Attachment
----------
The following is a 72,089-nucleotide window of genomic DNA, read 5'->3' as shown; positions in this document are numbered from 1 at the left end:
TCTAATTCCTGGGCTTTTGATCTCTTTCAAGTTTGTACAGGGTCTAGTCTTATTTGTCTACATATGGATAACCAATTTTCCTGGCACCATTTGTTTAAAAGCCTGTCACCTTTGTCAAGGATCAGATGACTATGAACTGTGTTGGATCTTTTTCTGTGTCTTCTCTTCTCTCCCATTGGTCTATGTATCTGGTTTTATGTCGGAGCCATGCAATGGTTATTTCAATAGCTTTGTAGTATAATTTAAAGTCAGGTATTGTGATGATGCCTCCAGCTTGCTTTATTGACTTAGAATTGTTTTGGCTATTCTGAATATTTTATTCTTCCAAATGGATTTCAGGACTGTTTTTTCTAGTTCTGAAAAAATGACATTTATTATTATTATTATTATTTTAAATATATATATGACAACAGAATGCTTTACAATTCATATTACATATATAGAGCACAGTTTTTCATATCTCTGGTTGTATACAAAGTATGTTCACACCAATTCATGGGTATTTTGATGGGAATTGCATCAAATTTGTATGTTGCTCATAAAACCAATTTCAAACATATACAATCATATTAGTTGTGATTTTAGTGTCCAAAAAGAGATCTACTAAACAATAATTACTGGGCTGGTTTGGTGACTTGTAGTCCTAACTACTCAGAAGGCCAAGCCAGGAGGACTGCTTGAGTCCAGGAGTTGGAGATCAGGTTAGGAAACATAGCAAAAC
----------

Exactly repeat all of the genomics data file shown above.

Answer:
The following is a 72,089-nucleotide window of genomic DNA, read 5'->3' as shown; positions in this document are numbered from 1 at the left end:
TCTAATTCCTGGGCTTTTGATCTCTTTCAAGTTTGTACAGGGTCTAGTCTTATTTGTCTACATATGGATAACCAATTTTCCTGGCACCATTTGTTTAAAAGCCTGTCACCTTTGTCAAGGATCAGATGACTATGAACTGTGTTGGATCTTTTTCTGTGTCTTCTCTTCTCTCCCATTGGTCTATGTATCTGGTTTTATGTCGGAGCCATGCAATGGTTATTTCAATAGCTTTGTAGTATAATTTAAAGTCAGGTATTGTGATGATGCCTCCAGCTTGCTTTATTGACTTAGAATTGTTTTGGCTATTCTGAATATTTTATTCTTCCAAATGGATTTCAGGACTGTTTTTTCTAGTTCTGAAAAAATGACATTTATTATTATTATTATTATTTTAAATATATATATGACAACAGAATGCTTTACAATTCATATTACATATATAGAGCACAGTTTTTCATATCTCTGGTTGTATACAAAGTATGTTCACACCAATTCATGGGTATTTTGATGGGAATTGCATCAAATTTGTATGTTGCTCATAAAACCAATTTCAAACATATACAATCATATTAGTTGTGATTTTAGTGTCCAAAAAGAGATCTACTAAACAATAATTACTGGGCTGGTTTGGTGACTTGTAGTCCTAACTACTCAGAAGGCCAAGCCAGGAGGACTGCTTGAGTCCAGGAGTTGGAGATCAGGTTAGGAAACATAGCAAAAC